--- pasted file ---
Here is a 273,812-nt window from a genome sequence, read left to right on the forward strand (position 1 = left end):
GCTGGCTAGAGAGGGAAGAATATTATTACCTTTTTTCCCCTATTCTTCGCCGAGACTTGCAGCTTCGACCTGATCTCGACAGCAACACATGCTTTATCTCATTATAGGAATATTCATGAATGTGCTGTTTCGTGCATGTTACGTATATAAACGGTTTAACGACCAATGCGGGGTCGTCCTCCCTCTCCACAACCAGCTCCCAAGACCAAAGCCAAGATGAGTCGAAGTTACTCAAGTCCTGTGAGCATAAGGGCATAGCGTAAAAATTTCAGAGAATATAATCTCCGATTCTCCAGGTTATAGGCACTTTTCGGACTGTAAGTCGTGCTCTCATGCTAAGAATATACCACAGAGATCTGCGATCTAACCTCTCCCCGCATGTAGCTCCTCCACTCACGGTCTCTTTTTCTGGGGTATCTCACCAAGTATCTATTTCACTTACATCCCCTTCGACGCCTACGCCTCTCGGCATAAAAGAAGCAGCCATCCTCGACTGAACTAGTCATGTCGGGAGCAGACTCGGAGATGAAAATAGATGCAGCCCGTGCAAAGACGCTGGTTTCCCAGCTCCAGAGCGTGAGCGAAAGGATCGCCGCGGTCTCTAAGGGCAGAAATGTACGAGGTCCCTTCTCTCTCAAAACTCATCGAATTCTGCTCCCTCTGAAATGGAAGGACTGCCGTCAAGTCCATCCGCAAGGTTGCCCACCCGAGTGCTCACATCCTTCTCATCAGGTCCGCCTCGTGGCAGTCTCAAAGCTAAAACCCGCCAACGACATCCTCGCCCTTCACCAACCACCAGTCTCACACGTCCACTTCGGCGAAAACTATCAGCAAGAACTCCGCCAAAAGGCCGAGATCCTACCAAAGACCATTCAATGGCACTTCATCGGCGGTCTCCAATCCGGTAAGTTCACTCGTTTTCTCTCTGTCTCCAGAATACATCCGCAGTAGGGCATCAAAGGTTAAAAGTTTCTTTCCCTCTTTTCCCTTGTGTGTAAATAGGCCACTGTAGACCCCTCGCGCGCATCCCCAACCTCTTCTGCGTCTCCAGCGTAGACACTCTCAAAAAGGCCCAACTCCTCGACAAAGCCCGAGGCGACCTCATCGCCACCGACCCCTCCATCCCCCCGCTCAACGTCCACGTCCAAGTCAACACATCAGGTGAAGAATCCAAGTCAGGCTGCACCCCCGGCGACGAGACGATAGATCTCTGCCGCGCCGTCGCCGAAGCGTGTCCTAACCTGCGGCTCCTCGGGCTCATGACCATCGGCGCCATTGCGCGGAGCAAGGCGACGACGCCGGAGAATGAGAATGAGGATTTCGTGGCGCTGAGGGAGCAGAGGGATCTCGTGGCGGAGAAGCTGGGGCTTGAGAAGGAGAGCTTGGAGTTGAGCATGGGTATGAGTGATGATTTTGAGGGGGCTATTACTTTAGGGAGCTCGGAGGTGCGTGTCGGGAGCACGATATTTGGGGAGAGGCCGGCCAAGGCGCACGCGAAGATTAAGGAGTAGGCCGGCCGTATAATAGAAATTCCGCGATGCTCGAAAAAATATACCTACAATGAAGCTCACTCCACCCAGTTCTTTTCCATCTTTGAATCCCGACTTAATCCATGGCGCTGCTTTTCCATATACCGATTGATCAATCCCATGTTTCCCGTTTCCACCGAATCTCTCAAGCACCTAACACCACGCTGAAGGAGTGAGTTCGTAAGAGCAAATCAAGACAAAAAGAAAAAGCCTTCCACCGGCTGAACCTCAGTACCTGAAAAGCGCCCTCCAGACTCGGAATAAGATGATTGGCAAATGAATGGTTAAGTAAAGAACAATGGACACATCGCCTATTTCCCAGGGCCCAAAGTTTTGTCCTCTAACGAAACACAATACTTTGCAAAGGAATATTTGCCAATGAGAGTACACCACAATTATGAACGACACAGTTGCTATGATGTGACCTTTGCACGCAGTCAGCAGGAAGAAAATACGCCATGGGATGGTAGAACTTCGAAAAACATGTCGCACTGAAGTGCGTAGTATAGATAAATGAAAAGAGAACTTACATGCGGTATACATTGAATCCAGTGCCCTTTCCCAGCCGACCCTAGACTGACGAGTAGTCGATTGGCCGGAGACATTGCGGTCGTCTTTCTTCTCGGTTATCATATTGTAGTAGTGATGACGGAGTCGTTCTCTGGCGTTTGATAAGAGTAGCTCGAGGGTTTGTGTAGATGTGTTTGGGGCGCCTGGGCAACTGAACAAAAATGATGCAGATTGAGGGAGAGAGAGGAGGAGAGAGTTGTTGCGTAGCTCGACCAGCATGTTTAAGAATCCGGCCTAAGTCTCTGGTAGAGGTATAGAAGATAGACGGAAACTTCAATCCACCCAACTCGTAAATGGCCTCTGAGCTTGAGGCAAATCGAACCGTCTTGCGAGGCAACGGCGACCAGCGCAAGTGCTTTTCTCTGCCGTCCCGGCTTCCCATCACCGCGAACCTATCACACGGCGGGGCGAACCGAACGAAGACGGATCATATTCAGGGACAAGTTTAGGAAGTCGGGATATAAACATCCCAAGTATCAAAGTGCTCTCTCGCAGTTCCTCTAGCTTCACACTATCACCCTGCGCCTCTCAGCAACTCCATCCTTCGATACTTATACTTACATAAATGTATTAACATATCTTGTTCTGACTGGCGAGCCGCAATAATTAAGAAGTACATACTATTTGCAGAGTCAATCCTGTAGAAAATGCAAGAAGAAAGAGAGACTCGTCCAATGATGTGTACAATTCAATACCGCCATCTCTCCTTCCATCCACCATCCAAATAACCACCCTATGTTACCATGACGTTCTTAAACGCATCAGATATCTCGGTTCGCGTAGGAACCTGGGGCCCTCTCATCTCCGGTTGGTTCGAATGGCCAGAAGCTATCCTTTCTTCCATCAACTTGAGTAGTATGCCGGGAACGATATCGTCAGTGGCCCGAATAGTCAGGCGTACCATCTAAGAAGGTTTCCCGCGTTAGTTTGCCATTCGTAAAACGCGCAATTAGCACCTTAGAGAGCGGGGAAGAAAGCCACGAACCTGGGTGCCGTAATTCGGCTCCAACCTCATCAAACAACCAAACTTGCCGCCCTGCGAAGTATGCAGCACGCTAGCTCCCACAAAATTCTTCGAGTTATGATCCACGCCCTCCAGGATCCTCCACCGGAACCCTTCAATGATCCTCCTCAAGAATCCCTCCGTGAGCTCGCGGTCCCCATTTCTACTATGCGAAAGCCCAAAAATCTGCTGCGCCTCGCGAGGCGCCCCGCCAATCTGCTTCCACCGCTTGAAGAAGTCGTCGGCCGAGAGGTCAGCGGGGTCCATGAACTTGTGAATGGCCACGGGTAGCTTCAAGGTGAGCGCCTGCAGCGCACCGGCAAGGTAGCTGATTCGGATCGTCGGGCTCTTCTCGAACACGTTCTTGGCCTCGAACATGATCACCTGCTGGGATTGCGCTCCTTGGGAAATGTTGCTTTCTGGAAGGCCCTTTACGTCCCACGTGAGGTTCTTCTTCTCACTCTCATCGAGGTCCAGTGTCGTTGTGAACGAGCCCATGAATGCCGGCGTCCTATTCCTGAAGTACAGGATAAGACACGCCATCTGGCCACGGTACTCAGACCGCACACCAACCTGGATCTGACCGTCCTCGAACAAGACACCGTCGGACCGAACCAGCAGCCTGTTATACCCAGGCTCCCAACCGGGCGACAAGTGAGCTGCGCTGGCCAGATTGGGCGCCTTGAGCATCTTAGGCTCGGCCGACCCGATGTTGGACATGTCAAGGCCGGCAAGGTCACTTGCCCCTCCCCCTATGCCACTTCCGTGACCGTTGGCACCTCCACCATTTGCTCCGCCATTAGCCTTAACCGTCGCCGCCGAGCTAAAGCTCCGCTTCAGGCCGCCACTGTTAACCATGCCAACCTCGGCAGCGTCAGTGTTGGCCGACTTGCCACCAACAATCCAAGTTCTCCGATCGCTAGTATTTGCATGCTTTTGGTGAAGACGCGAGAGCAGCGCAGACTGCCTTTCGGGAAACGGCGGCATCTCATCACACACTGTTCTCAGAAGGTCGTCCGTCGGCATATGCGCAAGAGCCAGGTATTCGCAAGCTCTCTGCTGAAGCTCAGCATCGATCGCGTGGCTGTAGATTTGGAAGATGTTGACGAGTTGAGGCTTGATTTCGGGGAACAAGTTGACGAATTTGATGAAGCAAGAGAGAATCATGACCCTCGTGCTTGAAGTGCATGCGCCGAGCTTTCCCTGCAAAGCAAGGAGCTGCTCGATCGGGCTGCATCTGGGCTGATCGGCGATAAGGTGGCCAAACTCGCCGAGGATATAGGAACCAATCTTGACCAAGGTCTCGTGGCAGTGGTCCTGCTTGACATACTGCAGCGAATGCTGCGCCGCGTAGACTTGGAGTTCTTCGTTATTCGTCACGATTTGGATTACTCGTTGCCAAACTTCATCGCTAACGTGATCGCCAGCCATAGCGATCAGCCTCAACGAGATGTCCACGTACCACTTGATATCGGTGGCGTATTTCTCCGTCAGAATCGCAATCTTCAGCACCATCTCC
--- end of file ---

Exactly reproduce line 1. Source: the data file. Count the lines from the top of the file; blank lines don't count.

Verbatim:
Here is a 273,812-nt window from a genome sequence, read left to right on the forward strand (position 1 = left end):